Mayor Wharton, law students file 1,000th blight lawsuit - WMC Action News 5 - Memphis, Tennessee

Mayor Wharton, law students file 1,000th blight lawsuit

(Source: WMC Action News 5) (Source: WMC Action News 5)

Memphis Mayor A.C. Wharton  and a team University of Memphis law school students stepped up to sue owners of blighted properties. 

On Thursday, they filed the one thousandth blight lawsuit since the beginning of the Neighborhood Preservation Clinic. 

"This is a sin against the citizens of Memphis. It's a crime quite frankly,” exclaimed Memphis Mayor A C Wharton.

Mayor Wharton explained majority of the suits include owners that do not live in Memphis. 

The recent lawsuits include owners living in New Zealand, Mississippi and Florida.   

"When you allow these conditions to exist. It's just like taking a gun and robbing somebody. Because you’re robbing them of the value of their property,” stated Wharton.

Currently there are 57 properties pending demolition and 350 cases in environmental court. City leaders explained they want to do more than tear down deplorable buildings.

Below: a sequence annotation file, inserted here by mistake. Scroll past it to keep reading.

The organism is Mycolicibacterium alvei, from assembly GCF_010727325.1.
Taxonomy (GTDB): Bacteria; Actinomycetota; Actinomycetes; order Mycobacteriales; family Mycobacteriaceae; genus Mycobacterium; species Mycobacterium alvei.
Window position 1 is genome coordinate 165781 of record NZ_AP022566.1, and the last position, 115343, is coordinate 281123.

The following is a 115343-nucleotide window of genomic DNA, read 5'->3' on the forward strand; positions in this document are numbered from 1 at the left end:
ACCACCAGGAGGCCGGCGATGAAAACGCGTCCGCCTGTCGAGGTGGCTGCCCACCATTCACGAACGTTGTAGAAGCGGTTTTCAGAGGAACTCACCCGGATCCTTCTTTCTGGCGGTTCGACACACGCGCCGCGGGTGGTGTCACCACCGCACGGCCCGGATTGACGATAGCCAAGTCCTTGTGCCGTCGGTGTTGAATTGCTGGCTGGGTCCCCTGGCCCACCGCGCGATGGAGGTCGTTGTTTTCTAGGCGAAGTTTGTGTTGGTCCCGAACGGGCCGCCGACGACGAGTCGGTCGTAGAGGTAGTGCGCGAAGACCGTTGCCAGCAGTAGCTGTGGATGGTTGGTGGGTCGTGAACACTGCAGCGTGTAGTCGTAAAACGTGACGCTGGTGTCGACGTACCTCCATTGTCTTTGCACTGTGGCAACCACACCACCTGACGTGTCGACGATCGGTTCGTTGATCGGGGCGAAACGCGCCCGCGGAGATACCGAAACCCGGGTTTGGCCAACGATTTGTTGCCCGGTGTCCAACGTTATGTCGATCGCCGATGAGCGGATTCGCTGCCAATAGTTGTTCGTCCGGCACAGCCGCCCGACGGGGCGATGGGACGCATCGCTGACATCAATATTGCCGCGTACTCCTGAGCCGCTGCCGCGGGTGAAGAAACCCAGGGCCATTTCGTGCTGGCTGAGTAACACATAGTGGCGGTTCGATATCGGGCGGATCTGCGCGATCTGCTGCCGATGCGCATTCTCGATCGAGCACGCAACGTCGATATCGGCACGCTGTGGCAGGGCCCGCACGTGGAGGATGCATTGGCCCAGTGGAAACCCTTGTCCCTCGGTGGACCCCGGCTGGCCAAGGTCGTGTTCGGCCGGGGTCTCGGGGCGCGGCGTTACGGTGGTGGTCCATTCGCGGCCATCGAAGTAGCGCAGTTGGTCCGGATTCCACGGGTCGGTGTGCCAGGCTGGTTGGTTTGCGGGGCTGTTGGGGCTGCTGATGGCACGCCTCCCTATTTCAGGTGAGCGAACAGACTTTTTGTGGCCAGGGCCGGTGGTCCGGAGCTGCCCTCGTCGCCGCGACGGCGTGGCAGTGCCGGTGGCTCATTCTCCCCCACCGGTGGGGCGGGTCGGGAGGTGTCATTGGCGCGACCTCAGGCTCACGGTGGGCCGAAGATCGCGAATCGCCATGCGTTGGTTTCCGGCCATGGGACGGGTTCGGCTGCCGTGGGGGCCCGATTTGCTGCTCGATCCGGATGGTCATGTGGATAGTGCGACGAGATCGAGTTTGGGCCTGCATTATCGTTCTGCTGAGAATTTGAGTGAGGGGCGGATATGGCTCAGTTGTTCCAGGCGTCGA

"The best way of approaching blight is redevelopment. Obviously, we can knock it down but then all we have are vacant parcels,” said President and CEO of the Economic Development Growth Engine for Memphis and Shelby County, Reid Dulberger. “If we're not building in its place, we’re not creating that quality that our people deserve.”
EDGE launched a new initiative to use tax abatements to spur new commercial projects for non-profit and for-profit businesses in urban areas.
"What this tool does is it helps that rebirth, the revitalization, growth in our communities. We're not simply going to knock down the blight. We're going to put up something good in its place,” explained Dulberger.

If you are interested in EDGE's revitalization program, click here to see if you qualify.
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